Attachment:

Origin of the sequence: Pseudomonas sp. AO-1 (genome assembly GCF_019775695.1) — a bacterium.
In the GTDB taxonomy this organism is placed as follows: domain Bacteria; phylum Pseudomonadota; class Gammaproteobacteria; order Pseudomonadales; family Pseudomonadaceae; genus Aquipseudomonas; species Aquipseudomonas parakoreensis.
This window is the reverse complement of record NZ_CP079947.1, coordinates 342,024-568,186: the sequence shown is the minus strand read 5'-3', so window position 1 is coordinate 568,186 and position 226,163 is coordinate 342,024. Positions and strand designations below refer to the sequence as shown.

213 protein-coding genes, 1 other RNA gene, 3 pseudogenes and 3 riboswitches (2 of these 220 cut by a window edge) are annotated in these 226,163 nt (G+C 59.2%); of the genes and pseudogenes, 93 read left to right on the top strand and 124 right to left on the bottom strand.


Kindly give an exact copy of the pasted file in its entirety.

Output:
Origin of the sequence: Pseudomonas sp. AO-1 (genome assembly GCF_019775695.1) — a bacterium.
In the GTDB taxonomy this organism is placed as follows: domain Bacteria; phylum Pseudomonadota; class Gammaproteobacteria; order Pseudomonadales; family Pseudomonadaceae; genus Aquipseudomonas; species Aquipseudomonas parakoreensis.
This window is the reverse complement of record NZ_CP079947.1, coordinates 342,024-568,186: the sequence shown is the minus strand read 5'-3', so window position 1 is coordinate 568,186 and position 226,163 is coordinate 342,024. Positions and strand designations below refer to the sequence as shown.

213 protein-coding genes, 1 other RNA gene, 3 pseudogenes and 3 riboswitches (2 of these 220 cut by a window edge) are annotated in these 226,163 nt (G+C 59.2%); of the genes and pseudogenes, 93 read left to right on the top strand and 124 right to left on the bottom strand.